18. Linn Keller 4-9-11 Bonnie's eyebrows rose slightly as she reviewed the ledger sheets. Her left eyebrow raised a little higher than her right, to Sarah's amusement: she'd noticed the Sheriff did the same thing when he was skeptical, but her Mama did it when she was pleased. Little things, a Fannie-voice whispered, you'll notice little things about people that will help you figure them out. Charlie had made a similar quiet voiced observation on the same day: You'll notice things about people that will help you identify them later. You might forget a face or a name but you'll never forget someone's hands, or the way they talk with their hands, the way they turn their head a little if they're listening closely or if they disagree with something. You'll never forget those things. Sarah was in a school dress: she had engaged one of her Mama's designers to help her look less womanly and more girlish -- "I just want to go to school without being stared at!" she'd blurted -- and her Mama's designer smiled, for she'd helped design the gown in which Sarah looked the most mature: with foundations and the dress, with hair styled and a hat and face paint, Sarah looked older and more mature than she was. Her Mama was torn with the realization that her daughter was blooming. On the one hand, the beautiful young woman Sarah was becoming, was a definite asset when it came to selling dresses: she'd gone as far as San Frisco to claim her share of the market, arriving with dresses by the dozen a week before the fashion houses in the big city even had their Paris exemplars, and so had made a very profitable foray into the City market: Sarah had swum in this sea of metropolitan life like a fish in the ocean: she was bright and intelligent, charming and immaculately polite, a Lady in the finest sense of the word ... and, yes, quite frankly, beautiful. Sarah was also her little girl, and as much as Bonnie, the businesswoman, loved making a profit, and Bonnie, the proud mother, delighted in safely showing off her darling daughter, Bonnie the mother worried that her little girl was growing up perhaps a little too fast ... and that she herself was at least in part to blame. When Bonnie's designer had discreetly drawn the McKenna aside and told her that Sarah was asking for a more girlish style for school, Bonnie's eyes stung: she bit her bottom lip and nodded. Perhaps her little girl was wiser -- and not growing up quite as fast -- as she'd thought. Now, as Sarah sat across from her Mama, she noted the quiet indicators of approval as Bonnie studied the results of having hired Sam and Clark, on the Sheriff's recommendation. Bonnie looked up at Sarah. "Well?" Sarah asked, pausing her pencil: she'd been quietly scribing a lesson on a sheet of paper, at least until she started studying her Mama. "Well?" Bonnie echoed, blinking: she was afraid she'd been studying the ledger so intently she'd missed some conversation with her daughter. Sarah placed her pencil diagonally across the sheet, propped her elbows on the table and rested her chin in both hands: her posture and the hair ribbon and the high collared dress made her look distinctly girlish. "Well, are we showing a profit?" "Oh!" -- Bonnie looked guiltily down at the ledger book and Sarah saw a smile, a slight, quiet smile lift her Mama's cheeks. Sarah tilted her head and noted with surprise that there were fine little crows-foot lines just starting at the corners of her Mama's eyes, and she felt her belly lurch. Some part of her expected her Mama to remain young and beautiful forever, and this was an affirmation that her Mama was getting older -- she wasn't old, not yet, but she was indeed heading that way, and Sarah felt a panic, deep inside her belly. Part of her would forever be that scared, hurt little girl in the Silver Jewel, hiding from her drunken father, hiding from the men who hurt her Mama and the other working girls, alone and terrified in a dirty hiding place between the walls. The grown-up Sarah seized this memory and shoved it down a deep well and dragged a stone over top of it. Her Mama looked at her and the smile had lifted the corners of her mouth, and her cheeks had pinked up a little more with the effort. "We made more with cattle in one month than we have in the years we've been here." Bonnie's words were brisk, businesslike. "I shall have to thank the Sheriff for his recommendation." Sarah nodded slowly, remembering the confusion and violence in the bank. "I wonder," Sarah said slowly, "if I'll have to testify at the inquest." Bonnie's eyes lost focus momentarily and Sarah knew she was seeing the robbery again. Sarah could not know Bonnie was seeing her daughter's gloved hand, tight about the nickel plated Derringer, driving it into one man's gut and firing, then turning and putting a shot into the second robber's middle, just before Jackson Cooper came in and decided the issue with an absolute finality. "Perhaps not." Bonnie placed her pencil on the ledger and looked squarely at her daughter, and it warmed Sarah that her Mama was giving her undivided attention. "Yours were not the shots that killed the robbers. I would imagine you won't have to testify." "But I might." Bonnie paused, then nodded. "You might, dear, but I believe they would call on me before they called you to the stand." Sarah nodded slowly. Bonnie's expression changed slightly, nothing Sarah could really put her finger on, but she knew a Mommy-moment was to follow, and she was right. "Now, Sarah," Bonnie asked, gently, "you're not taking that Derringer to school, are you?" Sarah blinked in surprise. She had considered it. The Derringer was flat and easy to hide, especially under skirts and layers, but her experience at the bank had convinced her that two shots were not enough. "No, Mama," she said quite honestly. "My Derringer is upstairs in its box." "Good," Bonnie said, instantly regretting it -- her daughter's armaments had come in on the side of the law a number of times now -- and Sarah considered her Mama's response carefully. Sarah had not lied to her Mama. She simply hadn't told her about the bulldog .44 she'd adopted, and had holstered secretly in her schoolgirl dress.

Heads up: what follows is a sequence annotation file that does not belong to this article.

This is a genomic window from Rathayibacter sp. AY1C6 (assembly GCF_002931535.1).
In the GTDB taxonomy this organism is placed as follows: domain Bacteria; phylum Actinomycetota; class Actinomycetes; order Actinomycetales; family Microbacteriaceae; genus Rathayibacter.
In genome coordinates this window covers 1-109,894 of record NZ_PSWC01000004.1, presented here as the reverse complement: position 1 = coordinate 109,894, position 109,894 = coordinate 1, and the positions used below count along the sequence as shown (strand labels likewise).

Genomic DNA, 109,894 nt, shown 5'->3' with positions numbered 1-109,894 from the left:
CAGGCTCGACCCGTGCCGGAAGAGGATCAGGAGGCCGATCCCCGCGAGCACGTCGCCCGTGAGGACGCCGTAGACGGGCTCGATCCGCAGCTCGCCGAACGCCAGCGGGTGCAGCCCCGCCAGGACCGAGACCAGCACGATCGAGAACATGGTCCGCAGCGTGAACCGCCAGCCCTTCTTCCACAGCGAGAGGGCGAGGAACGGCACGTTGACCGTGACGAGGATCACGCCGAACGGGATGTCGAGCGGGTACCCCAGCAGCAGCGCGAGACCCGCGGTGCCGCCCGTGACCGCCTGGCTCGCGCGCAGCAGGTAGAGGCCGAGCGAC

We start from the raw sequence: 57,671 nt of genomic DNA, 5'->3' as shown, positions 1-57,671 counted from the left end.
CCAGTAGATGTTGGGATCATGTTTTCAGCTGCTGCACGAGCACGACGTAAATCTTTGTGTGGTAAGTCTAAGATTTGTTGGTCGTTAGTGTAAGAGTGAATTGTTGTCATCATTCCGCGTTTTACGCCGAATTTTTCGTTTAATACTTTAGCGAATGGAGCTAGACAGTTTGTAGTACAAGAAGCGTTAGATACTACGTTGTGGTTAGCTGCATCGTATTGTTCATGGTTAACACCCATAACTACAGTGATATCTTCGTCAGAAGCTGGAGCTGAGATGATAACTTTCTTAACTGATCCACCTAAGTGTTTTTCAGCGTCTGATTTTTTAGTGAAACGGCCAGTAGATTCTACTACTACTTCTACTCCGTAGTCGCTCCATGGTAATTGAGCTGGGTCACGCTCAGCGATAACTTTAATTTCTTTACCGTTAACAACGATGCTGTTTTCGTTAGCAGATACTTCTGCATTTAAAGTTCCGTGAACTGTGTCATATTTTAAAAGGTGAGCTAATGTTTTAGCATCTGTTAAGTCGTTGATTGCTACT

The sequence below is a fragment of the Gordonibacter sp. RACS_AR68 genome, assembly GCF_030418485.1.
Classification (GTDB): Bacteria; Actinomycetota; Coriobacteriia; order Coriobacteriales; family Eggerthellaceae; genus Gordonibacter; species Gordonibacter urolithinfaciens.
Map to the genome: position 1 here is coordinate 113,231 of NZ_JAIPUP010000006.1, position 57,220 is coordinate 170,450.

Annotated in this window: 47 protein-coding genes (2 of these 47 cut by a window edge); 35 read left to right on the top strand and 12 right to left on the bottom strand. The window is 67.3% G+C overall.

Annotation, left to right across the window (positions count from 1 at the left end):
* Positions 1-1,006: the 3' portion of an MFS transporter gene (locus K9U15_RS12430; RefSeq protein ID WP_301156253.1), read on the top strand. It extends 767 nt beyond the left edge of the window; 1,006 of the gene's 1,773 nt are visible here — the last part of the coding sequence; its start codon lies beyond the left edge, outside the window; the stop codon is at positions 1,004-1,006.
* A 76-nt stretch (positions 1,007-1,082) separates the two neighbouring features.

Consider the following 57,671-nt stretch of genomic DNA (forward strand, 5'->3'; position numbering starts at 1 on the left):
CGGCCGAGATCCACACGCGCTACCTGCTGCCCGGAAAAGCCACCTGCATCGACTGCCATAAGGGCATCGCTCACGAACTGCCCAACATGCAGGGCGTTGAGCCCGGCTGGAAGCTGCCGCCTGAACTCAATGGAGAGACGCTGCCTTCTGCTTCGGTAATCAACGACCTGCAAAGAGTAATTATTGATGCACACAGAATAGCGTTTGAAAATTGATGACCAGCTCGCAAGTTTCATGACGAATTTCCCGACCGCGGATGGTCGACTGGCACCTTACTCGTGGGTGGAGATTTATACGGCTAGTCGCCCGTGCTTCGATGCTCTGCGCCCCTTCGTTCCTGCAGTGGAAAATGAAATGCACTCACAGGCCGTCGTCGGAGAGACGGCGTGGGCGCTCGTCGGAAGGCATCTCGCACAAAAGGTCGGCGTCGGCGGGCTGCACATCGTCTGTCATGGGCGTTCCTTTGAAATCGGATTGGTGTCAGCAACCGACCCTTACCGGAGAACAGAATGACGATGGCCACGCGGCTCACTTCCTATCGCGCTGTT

19. I've had good luck with PACT for at least 15 years.
  20. It's five o'clock somewhere... Texas Lizard